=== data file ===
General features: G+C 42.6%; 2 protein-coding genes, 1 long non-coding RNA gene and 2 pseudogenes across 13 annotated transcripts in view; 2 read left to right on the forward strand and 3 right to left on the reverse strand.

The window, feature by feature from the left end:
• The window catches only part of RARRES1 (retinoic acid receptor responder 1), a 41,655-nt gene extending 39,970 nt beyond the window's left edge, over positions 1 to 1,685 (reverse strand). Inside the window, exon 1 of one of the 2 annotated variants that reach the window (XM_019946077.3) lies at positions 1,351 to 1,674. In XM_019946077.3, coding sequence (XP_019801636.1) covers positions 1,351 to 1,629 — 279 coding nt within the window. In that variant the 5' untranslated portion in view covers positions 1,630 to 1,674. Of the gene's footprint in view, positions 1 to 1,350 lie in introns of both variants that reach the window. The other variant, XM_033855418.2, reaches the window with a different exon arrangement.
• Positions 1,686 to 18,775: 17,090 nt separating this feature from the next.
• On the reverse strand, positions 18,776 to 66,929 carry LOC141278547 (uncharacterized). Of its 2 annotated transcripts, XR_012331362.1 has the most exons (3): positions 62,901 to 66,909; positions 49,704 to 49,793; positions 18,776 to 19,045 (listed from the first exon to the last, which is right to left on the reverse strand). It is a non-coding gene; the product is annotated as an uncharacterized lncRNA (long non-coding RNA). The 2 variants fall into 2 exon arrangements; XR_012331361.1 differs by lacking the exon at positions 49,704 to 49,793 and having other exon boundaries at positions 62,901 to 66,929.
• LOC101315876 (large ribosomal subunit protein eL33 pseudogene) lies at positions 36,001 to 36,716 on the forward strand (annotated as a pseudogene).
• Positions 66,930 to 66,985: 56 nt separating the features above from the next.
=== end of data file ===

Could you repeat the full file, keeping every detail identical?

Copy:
General features: G+C 42.6%; 2 protein-coding genes, 1 long non-coding RNA gene and 2 pseudogenes across 13 annotated transcripts in view; 2 read left to right on the forward strand and 3 right to left on the reverse strand.

The window, feature by feature from the left end:
• The window catches only part of RARRES1 (retinoic acid receptor responder 1), a 41,655-nt gene extending 39,970 nt beyond the window's left edge, over positions 1 to 1,685 (reverse strand). Inside the window, exon 1 of one of the 2 annotated variants that reach the window (XM_019946077.3) lies at positions 1,351 to 1,674. In XM_019946077.3, coding sequence (XP_019801636.1) covers positions 1,351 to 1,629 — 279 coding nt within the window. In that variant the 5' untranslated portion in view covers positions 1,630 to 1,674. Of the gene's footprint in view, positions 1 to 1,350 lie in introns of both variants that reach the window. The other variant, XM_033855418.2, reaches the window with a different exon arrangement.
• Positions 1,686 to 18,775: 17,090 nt separating this feature from the next.
• On the reverse strand, positions 18,776 to 66,929 carry LOC141278547 (uncharacterized). Of its 2 annotated transcripts, XR_012331362.1 has the most exons (3): positions 62,901 to 66,909; positions 49,704 to 49,793; positions 18,776 to 19,045 (listed from the first exon to the last, which is right to left on the reverse strand). It is a non-coding gene; the product is annotated as an uncharacterized lncRNA (long non-coding RNA). The 2 variants fall into 2 exon arrangements; XR_012331361.1 differs by lacking the exon at positions 49,704 to 49,793 and having other exon boundaries at positions 62,901 to 66,929.
• LOC101315876 (large ribosomal subunit protein eL33 pseudogene) lies at positions 36,001 to 36,716 on the forward strand (annotated as a pseudogene).
• Positions 66,930 to 66,985: 56 nt separating the features above from the next.